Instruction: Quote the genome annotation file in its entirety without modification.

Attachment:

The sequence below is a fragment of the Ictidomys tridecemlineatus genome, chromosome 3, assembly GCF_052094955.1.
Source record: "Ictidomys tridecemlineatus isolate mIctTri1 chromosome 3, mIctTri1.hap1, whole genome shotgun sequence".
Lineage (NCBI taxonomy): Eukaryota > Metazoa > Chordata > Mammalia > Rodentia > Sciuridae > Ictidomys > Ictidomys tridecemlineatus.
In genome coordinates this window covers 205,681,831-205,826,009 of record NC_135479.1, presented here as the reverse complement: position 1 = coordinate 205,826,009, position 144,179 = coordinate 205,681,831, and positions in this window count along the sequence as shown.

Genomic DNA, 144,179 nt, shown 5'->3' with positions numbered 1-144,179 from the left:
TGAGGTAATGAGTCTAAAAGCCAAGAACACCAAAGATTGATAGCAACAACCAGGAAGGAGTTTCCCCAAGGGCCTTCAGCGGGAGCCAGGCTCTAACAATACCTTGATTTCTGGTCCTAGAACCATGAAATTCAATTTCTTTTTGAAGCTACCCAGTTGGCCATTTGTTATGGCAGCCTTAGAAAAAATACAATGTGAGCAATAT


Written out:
The sequence below is a fragment of the Ictidomys tridecemlineatus genome, chromosome 3, assembly GCF_052094955.1.
Source record: "Ictidomys tridecemlineatus isolate mIctTri1 chromosome 3, mIctTri1.hap1, whole genome shotgun sequence".
Lineage (NCBI taxonomy): Eukaryota > Metazoa > Chordata > Mammalia > Rodentia > Sciuridae > Ictidomys > Ictidomys tridecemlineatus.
In genome coordinates this window covers 205,681,831-205,826,009 of record NC_135479.1, presented here as the reverse complement: position 1 = coordinate 205,826,009, position 144,179 = coordinate 205,681,831, and positions in this window count along the sequence as shown.

Genomic DNA, 144,179 nt, shown 5'->3' with positions numbered 1-144,179 from the left:
TGAGGTAATGAGTCTAAAAGCCAAGAACACCAAAGATTGATAGCAACAACCAGGAAGGAGTTTCCCCAAGGGCCTTCAGCGGGAGCCAGGCTCTAACAATACCTTGATTTCTGGTCCTAGAACCATGAAATTCAATTTCTTTTTGAAGCTACCCAGTTGGCCATTTGTTATGGCAGCCTTAGAAAAAATACAATGTGAGCAATAT